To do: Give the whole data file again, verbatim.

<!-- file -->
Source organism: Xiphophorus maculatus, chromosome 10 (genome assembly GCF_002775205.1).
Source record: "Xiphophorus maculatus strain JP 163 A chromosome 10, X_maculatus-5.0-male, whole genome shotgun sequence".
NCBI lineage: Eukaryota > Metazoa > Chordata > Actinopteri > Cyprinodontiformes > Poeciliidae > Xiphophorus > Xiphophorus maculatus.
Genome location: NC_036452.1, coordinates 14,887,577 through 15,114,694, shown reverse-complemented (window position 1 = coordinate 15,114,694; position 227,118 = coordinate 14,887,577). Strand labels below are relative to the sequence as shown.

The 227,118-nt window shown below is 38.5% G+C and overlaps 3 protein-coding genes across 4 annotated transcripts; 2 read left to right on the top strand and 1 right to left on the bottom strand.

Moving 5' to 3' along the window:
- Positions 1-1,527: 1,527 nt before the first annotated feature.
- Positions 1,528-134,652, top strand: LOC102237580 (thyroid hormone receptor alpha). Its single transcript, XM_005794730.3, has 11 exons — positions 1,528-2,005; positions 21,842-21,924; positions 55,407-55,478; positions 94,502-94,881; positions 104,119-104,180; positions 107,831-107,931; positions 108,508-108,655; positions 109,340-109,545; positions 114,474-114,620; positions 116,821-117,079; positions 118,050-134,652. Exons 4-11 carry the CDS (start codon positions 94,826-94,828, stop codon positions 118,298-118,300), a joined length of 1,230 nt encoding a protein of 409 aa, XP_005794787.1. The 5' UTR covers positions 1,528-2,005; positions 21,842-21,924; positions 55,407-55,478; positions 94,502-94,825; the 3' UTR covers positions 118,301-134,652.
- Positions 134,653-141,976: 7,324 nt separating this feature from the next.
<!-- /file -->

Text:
Source organism: Xiphophorus maculatus, chromosome 10 (genome assembly GCF_002775205.1).
Source record: "Xiphophorus maculatus strain JP 163 A chromosome 10, X_maculatus-5.0-male, whole genome shotgun sequence".
NCBI lineage: Eukaryota > Metazoa > Chordata > Actinopteri > Cyprinodontiformes > Poeciliidae > Xiphophorus > Xiphophorus maculatus.
Genome location: NC_036452.1, coordinates 14,887,577 through 15,114,694, shown reverse-complemented (window position 1 = coordinate 15,114,694; position 227,118 = coordinate 14,887,577). Strand labels below are relative to the sequence as shown.

The 227,118-nt window shown below is 38.5% G+C and overlaps 3 protein-coding genes across 4 annotated transcripts; 2 read left to right on the top strand and 1 right to left on the bottom strand.

Moving 5' to 3' along the window:
- Positions 1-1,527: 1,527 nt before the first annotated feature.
- Positions 1,528-134,652, top strand: LOC102237580 (thyroid hormone receptor alpha). Its single transcript, XM_005794730.3, has 11 exons — positions 1,528-2,005; positions 21,842-21,924; positions 55,407-55,478; positions 94,502-94,881; positions 104,119-104,180; positions 107,831-107,931; positions 108,508-108,655; positions 109,340-109,545; positions 114,474-114,620; positions 116,821-117,079; positions 118,050-134,652. Exons 4-11 carry the CDS (start codon positions 94,826-94,828, stop codon positions 118,298-118,300), a joined length of 1,230 nt encoding a protein of 409 aa, XP_005794787.1. The 5' UTR covers positions 1,528-2,005; positions 21,842-21,924; positions 55,407-55,478; positions 94,502-94,825; the 3' UTR covers positions 118,301-134,652.
- Positions 134,653-141,976: 7,324 nt separating this feature from the next.